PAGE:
The influence of drug-target binding kinetics on target occupancy can be influenced by drug distribution and diffusion around the target, often referred to as “rebinding” or “diffusion-limited binding”. This gives rise to a decreased decline of the drug-target complex concentration as a result of a locally higher drug concentration that arises around the target, which leads to prolonged target exposure to the drug. This phenomenon has been approximated by the steady-state approximation, assuming a steady-state concentration around the target. Recently, a rate-limiting step approximation of drug distribution and drug-target binding has been published. However, a comparison between both approaches has not been made so far.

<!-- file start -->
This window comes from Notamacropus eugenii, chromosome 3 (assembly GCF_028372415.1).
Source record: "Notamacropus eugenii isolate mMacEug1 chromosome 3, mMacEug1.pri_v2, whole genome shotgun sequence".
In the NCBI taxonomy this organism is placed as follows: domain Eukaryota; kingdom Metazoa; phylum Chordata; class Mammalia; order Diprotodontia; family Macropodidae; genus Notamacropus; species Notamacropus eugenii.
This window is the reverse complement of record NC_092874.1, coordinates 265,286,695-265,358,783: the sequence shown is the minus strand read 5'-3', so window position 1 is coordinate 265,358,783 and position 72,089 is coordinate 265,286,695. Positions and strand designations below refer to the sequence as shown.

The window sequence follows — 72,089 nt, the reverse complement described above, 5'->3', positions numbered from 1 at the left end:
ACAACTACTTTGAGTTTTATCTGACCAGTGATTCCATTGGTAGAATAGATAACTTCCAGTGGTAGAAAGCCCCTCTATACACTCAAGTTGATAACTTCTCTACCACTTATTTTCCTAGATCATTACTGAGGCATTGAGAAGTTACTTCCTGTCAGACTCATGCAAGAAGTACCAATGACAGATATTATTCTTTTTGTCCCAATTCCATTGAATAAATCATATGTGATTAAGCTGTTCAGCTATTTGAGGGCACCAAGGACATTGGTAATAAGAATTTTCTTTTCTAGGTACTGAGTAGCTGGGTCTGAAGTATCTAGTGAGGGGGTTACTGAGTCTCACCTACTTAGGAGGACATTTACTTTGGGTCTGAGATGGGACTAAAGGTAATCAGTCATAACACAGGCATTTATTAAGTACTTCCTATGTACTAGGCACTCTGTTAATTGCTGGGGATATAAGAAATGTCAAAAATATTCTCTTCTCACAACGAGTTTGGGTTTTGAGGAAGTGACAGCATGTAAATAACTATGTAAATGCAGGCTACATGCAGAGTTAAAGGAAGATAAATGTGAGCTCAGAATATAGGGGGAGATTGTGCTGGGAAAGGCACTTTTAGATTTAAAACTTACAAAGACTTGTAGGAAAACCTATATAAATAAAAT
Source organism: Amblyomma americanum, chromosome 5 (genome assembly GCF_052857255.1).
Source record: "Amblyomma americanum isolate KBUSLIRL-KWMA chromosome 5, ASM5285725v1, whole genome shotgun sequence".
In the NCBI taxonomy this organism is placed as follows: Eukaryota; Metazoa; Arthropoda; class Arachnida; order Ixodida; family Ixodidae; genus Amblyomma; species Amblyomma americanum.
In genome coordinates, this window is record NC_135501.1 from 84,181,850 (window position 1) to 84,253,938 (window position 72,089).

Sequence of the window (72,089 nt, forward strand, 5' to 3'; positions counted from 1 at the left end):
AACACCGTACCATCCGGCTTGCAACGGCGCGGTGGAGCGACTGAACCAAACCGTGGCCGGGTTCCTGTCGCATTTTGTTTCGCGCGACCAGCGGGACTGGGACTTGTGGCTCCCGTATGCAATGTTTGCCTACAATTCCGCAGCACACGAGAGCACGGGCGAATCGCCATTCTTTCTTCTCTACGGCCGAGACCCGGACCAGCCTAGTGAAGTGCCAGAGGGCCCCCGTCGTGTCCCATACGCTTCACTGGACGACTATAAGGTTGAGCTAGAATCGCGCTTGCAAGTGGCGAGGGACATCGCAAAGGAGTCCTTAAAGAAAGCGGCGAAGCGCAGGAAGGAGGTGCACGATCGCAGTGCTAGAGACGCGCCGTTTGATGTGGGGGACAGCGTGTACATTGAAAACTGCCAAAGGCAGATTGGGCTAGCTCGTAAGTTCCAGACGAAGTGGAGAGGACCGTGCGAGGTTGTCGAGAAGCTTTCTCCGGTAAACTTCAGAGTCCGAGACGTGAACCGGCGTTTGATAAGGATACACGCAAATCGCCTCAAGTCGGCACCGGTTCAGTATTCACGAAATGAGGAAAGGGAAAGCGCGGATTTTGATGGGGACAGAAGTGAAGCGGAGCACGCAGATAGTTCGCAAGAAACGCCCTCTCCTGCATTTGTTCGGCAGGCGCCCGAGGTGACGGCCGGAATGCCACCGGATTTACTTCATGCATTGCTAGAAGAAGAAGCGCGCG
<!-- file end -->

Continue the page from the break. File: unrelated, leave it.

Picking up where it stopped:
In this study, the rate-limiting step approximation has been rewritten into the same mathematical format as the steady-state approximation in order to compare the performance of both approaches for the investigation of the influence of drug-target binding kinetics on target occupancy.
While both approximations clearly indicated the importance of kon and high target concentrations, it was shown that the rate-limiting step approximation is more accurate than the steady-state approximation, especially when dissociation is fast compared to association and distribution out of the binding compartment.
It is therefore concluded that the new rate-limiting step approximation is to be preferred for assessing the influence of binding kinetics on local target site concentrations and target occupancy.